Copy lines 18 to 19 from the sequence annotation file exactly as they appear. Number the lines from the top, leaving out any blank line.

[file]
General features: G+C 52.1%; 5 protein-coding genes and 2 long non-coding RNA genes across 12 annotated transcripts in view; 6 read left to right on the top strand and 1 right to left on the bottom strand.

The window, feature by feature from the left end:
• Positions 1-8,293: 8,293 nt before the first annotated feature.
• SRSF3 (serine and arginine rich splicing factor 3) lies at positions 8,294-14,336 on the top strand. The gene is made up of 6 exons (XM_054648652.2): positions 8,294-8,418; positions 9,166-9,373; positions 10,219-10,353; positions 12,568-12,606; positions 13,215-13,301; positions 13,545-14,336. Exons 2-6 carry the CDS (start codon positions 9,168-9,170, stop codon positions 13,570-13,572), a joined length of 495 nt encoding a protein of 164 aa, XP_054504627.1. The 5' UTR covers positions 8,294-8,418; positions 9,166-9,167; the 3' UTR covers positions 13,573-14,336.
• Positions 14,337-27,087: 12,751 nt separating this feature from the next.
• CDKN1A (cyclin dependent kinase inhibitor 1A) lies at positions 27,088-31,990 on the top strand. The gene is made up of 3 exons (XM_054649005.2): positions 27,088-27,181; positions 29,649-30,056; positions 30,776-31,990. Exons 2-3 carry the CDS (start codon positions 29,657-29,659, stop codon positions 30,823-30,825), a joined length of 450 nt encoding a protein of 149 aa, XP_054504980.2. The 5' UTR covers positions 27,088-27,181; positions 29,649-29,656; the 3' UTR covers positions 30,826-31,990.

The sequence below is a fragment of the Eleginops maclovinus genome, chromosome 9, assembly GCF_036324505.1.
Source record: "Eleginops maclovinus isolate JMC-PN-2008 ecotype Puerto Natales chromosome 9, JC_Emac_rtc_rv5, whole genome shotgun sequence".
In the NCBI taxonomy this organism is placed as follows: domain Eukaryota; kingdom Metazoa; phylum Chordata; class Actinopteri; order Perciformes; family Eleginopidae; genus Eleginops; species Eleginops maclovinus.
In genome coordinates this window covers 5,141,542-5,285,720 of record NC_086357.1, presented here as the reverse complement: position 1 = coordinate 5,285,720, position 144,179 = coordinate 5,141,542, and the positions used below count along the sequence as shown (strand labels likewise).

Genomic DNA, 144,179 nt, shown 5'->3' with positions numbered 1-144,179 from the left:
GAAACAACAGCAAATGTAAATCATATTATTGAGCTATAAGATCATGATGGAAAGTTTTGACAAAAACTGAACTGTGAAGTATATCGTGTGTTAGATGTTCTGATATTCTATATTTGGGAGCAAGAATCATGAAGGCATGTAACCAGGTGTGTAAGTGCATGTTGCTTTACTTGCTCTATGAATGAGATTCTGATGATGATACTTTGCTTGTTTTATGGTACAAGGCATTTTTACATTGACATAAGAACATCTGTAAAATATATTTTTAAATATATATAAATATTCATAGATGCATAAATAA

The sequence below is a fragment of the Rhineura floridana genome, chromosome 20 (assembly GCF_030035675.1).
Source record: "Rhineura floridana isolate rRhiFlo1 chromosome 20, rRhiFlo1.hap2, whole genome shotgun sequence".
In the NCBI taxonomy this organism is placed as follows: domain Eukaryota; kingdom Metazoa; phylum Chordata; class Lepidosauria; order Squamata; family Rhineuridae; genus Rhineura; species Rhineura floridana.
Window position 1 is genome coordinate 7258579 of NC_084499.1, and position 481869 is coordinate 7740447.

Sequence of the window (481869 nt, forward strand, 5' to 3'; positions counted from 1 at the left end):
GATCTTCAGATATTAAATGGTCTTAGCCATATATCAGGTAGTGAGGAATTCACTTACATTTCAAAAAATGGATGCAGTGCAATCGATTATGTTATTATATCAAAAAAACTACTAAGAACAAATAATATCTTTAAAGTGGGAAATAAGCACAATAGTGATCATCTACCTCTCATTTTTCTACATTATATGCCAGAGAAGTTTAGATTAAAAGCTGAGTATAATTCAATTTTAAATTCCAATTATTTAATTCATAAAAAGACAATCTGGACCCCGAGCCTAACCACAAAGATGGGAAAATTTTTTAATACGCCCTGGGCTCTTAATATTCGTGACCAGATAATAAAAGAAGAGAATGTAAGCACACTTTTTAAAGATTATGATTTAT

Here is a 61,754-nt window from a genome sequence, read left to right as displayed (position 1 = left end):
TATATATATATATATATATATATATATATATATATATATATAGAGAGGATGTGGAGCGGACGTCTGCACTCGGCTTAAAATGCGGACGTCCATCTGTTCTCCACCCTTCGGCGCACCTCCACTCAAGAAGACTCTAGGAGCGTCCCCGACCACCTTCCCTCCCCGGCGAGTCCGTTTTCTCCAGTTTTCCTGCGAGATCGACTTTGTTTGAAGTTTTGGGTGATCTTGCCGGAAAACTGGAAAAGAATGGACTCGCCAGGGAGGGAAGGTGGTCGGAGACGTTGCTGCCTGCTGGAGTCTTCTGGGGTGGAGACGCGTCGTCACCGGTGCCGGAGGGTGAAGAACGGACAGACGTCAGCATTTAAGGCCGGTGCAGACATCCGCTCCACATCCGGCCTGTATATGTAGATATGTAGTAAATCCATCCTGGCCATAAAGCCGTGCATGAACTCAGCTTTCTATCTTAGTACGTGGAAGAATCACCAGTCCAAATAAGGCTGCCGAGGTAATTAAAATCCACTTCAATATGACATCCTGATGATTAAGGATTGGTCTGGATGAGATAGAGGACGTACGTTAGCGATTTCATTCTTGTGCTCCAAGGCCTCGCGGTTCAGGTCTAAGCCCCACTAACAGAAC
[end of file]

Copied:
GATCTTCAGATATTAAATGGTCTTAGCCATATATCAGGTAGTGAGGAATTCACTTACATTTCAAAAAATGGATGCAGTGCAATCGATTATGTTATTATATCAAAAAAACTACTAAGAACAAATAATATCTTTAAAGTGGGAAATAAGCACAATAGTGATCATCTACCTCTCATTTTTCTACATTATATGCCAGAGAAGTTTAGATTAAAAGCTGAGTATAATTCAATTTTAAATTCCAATTATTTAATTCATAAAAAGACAATCTGGACCCCGAGCCTAACCACAAAGATGGGAAAATTTTTTAATACGCCCTGGGCTCTTAATATTCGTGACCAGATAATAAAAGAAGAGAATGTAAGCACACTTTTTAAAGATTATGATTTAT

Here is a 61,754-nt window from a genome sequence, read left to right as displayed (position 1 = left end):